The Library of Congress and DMCA – So What?

From The Organization of Transformative Works on July 26th:

The Library Of Congress is about to release a  ruling granting a DMCA (Digital Millenium Copyright Act) exemption to makers of noncommercial remix, which includes vidding, anime music videos, political remix videos and the like. Previously film studies professors had the only exemption: now documentary filmmakers, makers of noncommercial video, and media studies teachers are also permitted to circumvent DMCA technologies if they need to in order to teach or to make artistic statements. (The DMCA exemption applies to you if you are in the U.S. or if someone tries to apply U.S. law to your work.)

The exemptions to DMCA also extend to protections for cell-phone jailbreaks.

Great news, right? Of course this means that the likelihood you’ll be prosecuted or otherwise held accountable for engaging in this “infringement” on a copyright goes from way less than 1% to even closer (but not actually) to 0%.

DMCA infringement, and indeed most piracy, is subject to The Enforcement-Expedient Rule (which probably has an actual name that someone else thought of before I did):

The resources expended on solving a crime is directly proportional to the political expedience of solving those crime.

This means that more famous, powerful, or rich the victim or the suspect, the more resources will be expended. The resource expenditure is also related to the seriousness of the crime. Murder, for example, becomes instantly important if someone finds out about it (a photograph of a dismembered arm in a landfill appears in the newspaper), or if the person murdered missing is a rich white girl. This is because resources are limited, even resources dedicated to the prevention of, solution of, and retribution for crimes.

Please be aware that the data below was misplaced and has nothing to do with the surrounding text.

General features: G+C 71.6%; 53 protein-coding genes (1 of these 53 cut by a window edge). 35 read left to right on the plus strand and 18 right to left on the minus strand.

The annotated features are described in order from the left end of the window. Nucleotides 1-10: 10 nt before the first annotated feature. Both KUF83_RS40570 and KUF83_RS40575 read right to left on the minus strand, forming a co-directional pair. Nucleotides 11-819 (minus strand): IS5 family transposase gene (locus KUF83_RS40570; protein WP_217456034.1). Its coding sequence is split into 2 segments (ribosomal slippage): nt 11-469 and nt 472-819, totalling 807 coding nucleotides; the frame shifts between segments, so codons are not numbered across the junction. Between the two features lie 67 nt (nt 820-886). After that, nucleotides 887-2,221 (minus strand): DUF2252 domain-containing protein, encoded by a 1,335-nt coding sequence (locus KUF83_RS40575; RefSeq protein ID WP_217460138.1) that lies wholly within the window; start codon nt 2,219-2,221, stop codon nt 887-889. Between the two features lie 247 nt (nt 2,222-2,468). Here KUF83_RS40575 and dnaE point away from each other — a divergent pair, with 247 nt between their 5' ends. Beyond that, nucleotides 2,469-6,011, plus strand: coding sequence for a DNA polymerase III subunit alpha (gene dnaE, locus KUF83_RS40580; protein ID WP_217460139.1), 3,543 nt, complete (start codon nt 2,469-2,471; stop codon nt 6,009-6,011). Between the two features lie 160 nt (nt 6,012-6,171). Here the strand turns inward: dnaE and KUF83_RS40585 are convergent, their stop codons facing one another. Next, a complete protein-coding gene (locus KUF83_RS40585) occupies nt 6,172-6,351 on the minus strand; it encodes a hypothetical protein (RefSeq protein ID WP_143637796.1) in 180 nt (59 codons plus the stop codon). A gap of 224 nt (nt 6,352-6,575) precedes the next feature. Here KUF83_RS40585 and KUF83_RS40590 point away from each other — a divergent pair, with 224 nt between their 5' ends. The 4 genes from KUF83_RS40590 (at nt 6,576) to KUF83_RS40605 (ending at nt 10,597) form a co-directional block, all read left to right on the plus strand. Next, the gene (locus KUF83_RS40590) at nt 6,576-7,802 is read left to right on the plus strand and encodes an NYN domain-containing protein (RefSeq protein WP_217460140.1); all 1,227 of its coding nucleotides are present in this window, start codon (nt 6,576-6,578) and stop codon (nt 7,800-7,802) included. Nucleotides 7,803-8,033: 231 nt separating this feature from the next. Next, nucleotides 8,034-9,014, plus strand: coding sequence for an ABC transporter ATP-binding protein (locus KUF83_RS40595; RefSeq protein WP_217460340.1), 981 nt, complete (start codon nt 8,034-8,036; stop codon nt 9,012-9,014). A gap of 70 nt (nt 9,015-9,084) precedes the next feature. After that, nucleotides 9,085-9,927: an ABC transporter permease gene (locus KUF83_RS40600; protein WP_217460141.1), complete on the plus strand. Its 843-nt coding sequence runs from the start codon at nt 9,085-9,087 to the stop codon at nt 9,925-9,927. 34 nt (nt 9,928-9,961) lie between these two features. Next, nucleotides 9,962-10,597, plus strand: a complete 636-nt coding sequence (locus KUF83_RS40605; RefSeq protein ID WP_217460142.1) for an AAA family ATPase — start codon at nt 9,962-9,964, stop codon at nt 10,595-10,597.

It would be totally easy for anyone who cared to bust the average movie pirate, and even easier to bust a mashup artist. This rarely happens, though, and when it does, it’s for the purposes of making an example of someone by completely ruining their life. The expenditure for litigation by the Recording Industry Artists of America, for example, was massively greater than the funds recouped, and is a losing PR battle as well. The upshot? Nobody cares if you rip off movies, and nobody cares if you mashup copyrighted materials, really, nobody cares if you copy and duplicate DVDs and sell them (visit Little Italy or Times Square sometime), and unless you become a big enough target, then nobody will take you down.

So the Library of Congress ruling isn’t really a “victory” for pirates, it’s an acknowledgment that there’s no money in robbing them.

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